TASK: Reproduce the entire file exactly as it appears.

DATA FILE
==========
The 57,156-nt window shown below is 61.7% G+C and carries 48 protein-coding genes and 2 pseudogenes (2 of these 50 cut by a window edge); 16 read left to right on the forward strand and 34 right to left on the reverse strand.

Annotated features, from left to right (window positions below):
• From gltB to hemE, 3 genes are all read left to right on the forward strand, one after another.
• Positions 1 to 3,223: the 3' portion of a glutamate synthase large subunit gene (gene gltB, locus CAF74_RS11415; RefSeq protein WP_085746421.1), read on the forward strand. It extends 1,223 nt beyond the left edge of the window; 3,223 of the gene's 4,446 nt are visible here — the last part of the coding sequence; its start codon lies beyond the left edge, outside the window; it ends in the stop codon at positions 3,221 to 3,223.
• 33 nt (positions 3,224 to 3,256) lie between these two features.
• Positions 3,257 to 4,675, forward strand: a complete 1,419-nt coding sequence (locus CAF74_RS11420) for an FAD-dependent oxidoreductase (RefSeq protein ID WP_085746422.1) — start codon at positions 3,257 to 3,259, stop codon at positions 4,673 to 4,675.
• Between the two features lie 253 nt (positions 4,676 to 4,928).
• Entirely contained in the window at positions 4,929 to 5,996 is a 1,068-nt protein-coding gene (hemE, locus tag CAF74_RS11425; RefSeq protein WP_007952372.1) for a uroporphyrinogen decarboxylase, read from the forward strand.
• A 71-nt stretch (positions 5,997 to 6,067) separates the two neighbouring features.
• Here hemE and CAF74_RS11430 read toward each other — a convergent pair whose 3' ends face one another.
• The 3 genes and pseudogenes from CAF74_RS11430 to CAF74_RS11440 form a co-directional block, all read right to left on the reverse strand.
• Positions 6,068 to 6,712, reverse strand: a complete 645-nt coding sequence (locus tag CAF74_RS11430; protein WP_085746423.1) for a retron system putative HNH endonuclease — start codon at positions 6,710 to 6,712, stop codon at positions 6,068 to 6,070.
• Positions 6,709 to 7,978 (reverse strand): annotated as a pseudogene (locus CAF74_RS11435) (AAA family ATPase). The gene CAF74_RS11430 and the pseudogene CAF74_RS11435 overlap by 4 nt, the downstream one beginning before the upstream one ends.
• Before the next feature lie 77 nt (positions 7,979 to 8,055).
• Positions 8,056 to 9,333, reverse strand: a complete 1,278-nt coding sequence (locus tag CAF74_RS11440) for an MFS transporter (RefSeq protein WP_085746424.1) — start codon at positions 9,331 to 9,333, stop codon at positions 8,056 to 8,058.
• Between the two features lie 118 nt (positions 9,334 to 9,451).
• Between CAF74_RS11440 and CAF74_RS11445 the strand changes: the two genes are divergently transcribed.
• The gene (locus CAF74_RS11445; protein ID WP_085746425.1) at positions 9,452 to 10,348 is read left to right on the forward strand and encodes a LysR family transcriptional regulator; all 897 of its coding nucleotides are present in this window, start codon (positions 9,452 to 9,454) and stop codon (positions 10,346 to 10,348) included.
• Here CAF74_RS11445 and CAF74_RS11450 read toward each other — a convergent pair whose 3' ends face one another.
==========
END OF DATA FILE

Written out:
The 57,156-nt window shown below is 61.7% G+C and carries 48 protein-coding genes and 2 pseudogenes (2 of these 50 cut by a window edge); 16 read left to right on the forward strand and 34 right to left on the reverse strand.

Annotated features, from left to right (window positions below):
• From gltB to hemE, 3 genes are all read left to right on the forward strand, one after another.
• Positions 1 to 3,223: the 3' portion of a glutamate synthase large subunit gene (gene gltB, locus CAF74_RS11415; RefSeq protein WP_085746421.1), read on the forward strand. It extends 1,223 nt beyond the left edge of the window; 3,223 of the gene's 4,446 nt are visible here — the last part of the coding sequence; its start codon lies beyond the left edge, outside the window; it ends in the stop codon at positions 3,221 to 3,223.
• 33 nt (positions 3,224 to 3,256) lie between these two features.
• Positions 3,257 to 4,675, forward strand: a complete 1,419-nt coding sequence (locus CAF74_RS11420) for an FAD-dependent oxidoreductase (RefSeq protein ID WP_085746422.1) — start codon at positions 3,257 to 3,259, stop codon at positions 4,673 to 4,675.
• Between the two features lie 253 nt (positions 4,676 to 4,928).
• Entirely contained in the window at positions 4,929 to 5,996 is a 1,068-nt protein-coding gene (hemE, locus tag CAF74_RS11425; RefSeq protein WP_007952372.1) for a uroporphyrinogen decarboxylase, read from the forward strand.
• A 71-nt stretch (positions 5,997 to 6,067) separates the two neighbouring features.
• Here hemE and CAF74_RS11430 read toward each other — a convergent pair whose 3' ends face one another.
• The 3 genes and pseudogenes from CAF74_RS11430 to CAF74_RS11440 form a co-directional block, all read right to left on the reverse strand.
• Positions 6,068 to 6,712, reverse strand: a complete 645-nt coding sequence (locus tag CAF74_RS11430; protein WP_085746423.1) for a retron system putative HNH endonuclease — start codon at positions 6,710 to 6,712, stop codon at positions 6,068 to 6,070.
• Positions 6,709 to 7,978 (reverse strand): annotated as a pseudogene (locus CAF74_RS11435) (AAA family ATPase). The gene CAF74_RS11430 and the pseudogene CAF74_RS11435 overlap by 4 nt, the downstream one beginning before the upstream one ends.
• Before the next feature lie 77 nt (positions 7,979 to 8,055).
• Positions 8,056 to 9,333, reverse strand: a complete 1,278-nt coding sequence (locus tag CAF74_RS11440) for an MFS transporter (RefSeq protein WP_085746424.1) — start codon at positions 9,331 to 9,333, stop codon at positions 8,056 to 8,058.
• Between the two features lie 118 nt (positions 9,334 to 9,451).
• Between CAF74_RS11440 and CAF74_RS11445 the strand changes: the two genes are divergently transcribed.
• The gene (locus CAF74_RS11445; protein ID WP_085746425.1) at positions 9,452 to 10,348 is read left to right on the forward strand and encodes a LysR family transcriptional regulator; all 897 of its coding nucleotides are present in this window, start codon (positions 9,452 to 9,454) and stop codon (positions 10,346 to 10,348) included.
• Here CAF74_RS11445 and CAF74_RS11450 read toward each other — a convergent pair whose 3' ends face one another.